The trouble is, if the supporters of animal research shoot down the claim that animal use could be completely replaced with in vitro studies and computer models without explaining why these options couldn’t fully do the job, then the people arguing that animal research is unnecessary because such alternatives exist won’t understand what’s wrong with their premise. If the different sides won’t even articulate what they think is wrong with each other’s premises, dialogue hits an impasse.
(Possibly scientists assume that the claim that animal use is fully replaceable by alternatives arises from willful ignorance, or that this claim is offered despite the fact that it is known to be false. Possibly those arguing for full replacement of animal use on these grounds think about the same thing about the supporters of animal research. Again, if you’re certain that your opponent is arguing in bad faith, you can’t have a dialogue.)
Now, even if all the parties accept the same set of facts about the limitations of computer simulations, in vitro experimentation, and in vivo experimentation, there is another substantial disagreement about the necessity of animal experimentation that can get in the way of dialogue — namely, what counts as necessary. Necessity is relative to specific goals — how many mice you need to use to produce data with a certain statistical power, what experimental tools you need to use to understand the workings of a particular biological system, what we might need to do to understand drug addiction, to cure cancer, or to extend the average human life expectancy to 150.
Even if everyone agrees on factual claims relative to a particular goal, it is possible for people to disagree on whether a particular goal is worth pursuing, or whether that goal ought to be prioritized above other goals. This is to say, some of the claims that medical science does not need to continue conducting research with animals may really rest on the implicit premise that the current state of our medical knowledge is adequate, or that further medical advances would be desirable, but not at the cost of other things we value (like the well-being of animals). While scientists are likely to have a better idea of what various experimental and analytical approaches to scientific problems might accomplish, scientists cannot assume that everyone else will share their views as far as what priority to give the creation of new scientific knowledge relative to the other things we might value. Opponents of animal research cannot assume that others share their values and priorities, either. A real dialogue, however, will make the values and priorities visible and explore their role in the disagreement.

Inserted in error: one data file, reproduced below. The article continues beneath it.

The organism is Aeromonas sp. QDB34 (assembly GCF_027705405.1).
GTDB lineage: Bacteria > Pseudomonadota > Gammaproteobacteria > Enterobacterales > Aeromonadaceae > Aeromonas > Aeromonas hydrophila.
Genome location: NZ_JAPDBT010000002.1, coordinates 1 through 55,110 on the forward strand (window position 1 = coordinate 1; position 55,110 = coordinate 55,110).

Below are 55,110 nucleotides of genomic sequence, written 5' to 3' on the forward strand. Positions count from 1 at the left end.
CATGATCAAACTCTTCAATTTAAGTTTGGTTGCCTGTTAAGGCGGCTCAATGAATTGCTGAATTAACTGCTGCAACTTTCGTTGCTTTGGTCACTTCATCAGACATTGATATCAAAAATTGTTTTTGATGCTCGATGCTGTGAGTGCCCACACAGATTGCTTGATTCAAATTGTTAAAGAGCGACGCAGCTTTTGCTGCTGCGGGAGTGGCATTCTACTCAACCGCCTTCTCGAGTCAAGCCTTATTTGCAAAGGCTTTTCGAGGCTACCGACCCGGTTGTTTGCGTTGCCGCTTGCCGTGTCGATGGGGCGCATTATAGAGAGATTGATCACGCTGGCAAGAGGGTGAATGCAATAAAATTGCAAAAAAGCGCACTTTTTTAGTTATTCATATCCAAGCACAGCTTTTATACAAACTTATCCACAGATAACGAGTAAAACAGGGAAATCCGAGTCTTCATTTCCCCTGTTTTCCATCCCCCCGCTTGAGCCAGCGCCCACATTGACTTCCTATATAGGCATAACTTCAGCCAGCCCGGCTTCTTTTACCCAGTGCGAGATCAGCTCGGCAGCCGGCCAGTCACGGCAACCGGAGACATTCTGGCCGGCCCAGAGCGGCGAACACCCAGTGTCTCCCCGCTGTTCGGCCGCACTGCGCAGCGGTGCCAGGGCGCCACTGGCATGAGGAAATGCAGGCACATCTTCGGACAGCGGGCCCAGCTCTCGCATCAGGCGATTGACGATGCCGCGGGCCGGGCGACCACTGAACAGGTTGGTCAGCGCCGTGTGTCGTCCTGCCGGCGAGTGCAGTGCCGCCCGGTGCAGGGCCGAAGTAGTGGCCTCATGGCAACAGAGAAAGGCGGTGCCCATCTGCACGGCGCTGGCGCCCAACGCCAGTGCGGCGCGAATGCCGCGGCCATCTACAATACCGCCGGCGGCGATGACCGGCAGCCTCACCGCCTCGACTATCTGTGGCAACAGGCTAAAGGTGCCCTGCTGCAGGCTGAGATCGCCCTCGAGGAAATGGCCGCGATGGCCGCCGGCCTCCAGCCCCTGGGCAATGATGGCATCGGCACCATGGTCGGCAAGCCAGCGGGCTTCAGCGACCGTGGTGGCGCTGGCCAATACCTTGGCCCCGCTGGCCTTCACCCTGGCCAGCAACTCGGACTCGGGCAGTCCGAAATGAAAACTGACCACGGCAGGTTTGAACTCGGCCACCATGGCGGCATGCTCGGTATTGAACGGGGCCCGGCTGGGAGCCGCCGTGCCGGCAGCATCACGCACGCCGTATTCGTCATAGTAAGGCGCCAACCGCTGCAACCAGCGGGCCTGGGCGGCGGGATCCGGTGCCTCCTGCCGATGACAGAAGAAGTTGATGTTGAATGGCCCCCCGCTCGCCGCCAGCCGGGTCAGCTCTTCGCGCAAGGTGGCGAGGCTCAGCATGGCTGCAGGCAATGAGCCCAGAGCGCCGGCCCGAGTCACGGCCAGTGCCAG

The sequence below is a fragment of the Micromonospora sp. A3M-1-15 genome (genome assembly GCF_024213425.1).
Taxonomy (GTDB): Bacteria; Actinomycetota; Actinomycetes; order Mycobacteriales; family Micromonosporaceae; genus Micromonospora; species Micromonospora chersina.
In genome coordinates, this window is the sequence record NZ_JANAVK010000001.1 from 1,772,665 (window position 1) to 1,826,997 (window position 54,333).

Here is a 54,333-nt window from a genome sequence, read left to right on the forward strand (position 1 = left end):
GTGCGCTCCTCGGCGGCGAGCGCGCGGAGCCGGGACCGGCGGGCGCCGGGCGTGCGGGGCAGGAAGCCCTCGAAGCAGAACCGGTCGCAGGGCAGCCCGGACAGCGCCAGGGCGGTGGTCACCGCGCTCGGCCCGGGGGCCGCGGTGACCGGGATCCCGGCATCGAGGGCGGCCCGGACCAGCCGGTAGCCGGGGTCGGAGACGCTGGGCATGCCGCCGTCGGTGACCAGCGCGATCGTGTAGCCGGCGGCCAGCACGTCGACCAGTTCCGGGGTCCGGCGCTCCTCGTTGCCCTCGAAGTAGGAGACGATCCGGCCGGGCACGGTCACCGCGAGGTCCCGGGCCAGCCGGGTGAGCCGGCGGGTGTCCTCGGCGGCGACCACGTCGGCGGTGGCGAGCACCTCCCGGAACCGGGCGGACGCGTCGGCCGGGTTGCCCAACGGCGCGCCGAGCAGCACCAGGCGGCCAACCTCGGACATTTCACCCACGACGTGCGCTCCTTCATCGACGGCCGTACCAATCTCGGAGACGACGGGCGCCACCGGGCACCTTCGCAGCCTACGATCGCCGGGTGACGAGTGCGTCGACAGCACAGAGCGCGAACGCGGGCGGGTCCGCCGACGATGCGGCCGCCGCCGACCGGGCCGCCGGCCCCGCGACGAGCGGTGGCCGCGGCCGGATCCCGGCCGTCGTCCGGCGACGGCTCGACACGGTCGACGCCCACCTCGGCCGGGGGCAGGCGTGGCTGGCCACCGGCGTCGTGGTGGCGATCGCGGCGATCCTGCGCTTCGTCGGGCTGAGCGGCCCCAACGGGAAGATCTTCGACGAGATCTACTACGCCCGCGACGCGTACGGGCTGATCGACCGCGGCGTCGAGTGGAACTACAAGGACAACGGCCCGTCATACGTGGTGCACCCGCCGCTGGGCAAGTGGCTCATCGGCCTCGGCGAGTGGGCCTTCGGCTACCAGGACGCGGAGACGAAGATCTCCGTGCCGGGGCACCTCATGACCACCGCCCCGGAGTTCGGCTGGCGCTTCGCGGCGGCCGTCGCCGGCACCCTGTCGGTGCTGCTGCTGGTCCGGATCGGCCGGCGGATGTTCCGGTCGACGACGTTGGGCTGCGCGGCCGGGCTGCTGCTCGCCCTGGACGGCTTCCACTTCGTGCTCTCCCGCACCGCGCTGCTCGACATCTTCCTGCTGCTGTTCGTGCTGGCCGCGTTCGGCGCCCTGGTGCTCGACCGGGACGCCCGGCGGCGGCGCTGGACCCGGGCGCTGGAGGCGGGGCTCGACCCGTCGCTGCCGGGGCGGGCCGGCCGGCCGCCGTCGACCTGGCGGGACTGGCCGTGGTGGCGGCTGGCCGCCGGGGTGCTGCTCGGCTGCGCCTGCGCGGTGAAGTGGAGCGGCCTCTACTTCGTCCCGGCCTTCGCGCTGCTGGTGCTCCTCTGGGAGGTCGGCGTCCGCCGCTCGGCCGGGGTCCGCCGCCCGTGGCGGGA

Making premises explicit, and taking care to distinguish between wants and needs, could be helpful in illuminating where we disagree about premises and what exactly we’re disagreeing about. Those making claims about what is possible probably have a duty to track down good information bearing on those claims; those disputing claims on the basis of what they take to be good information probably have a duty to share that information.
Tomorrow, we’ll take up another substantial disagreement about facts, the matter of how scientists are allowed to treat animals in their quest for new knowledge.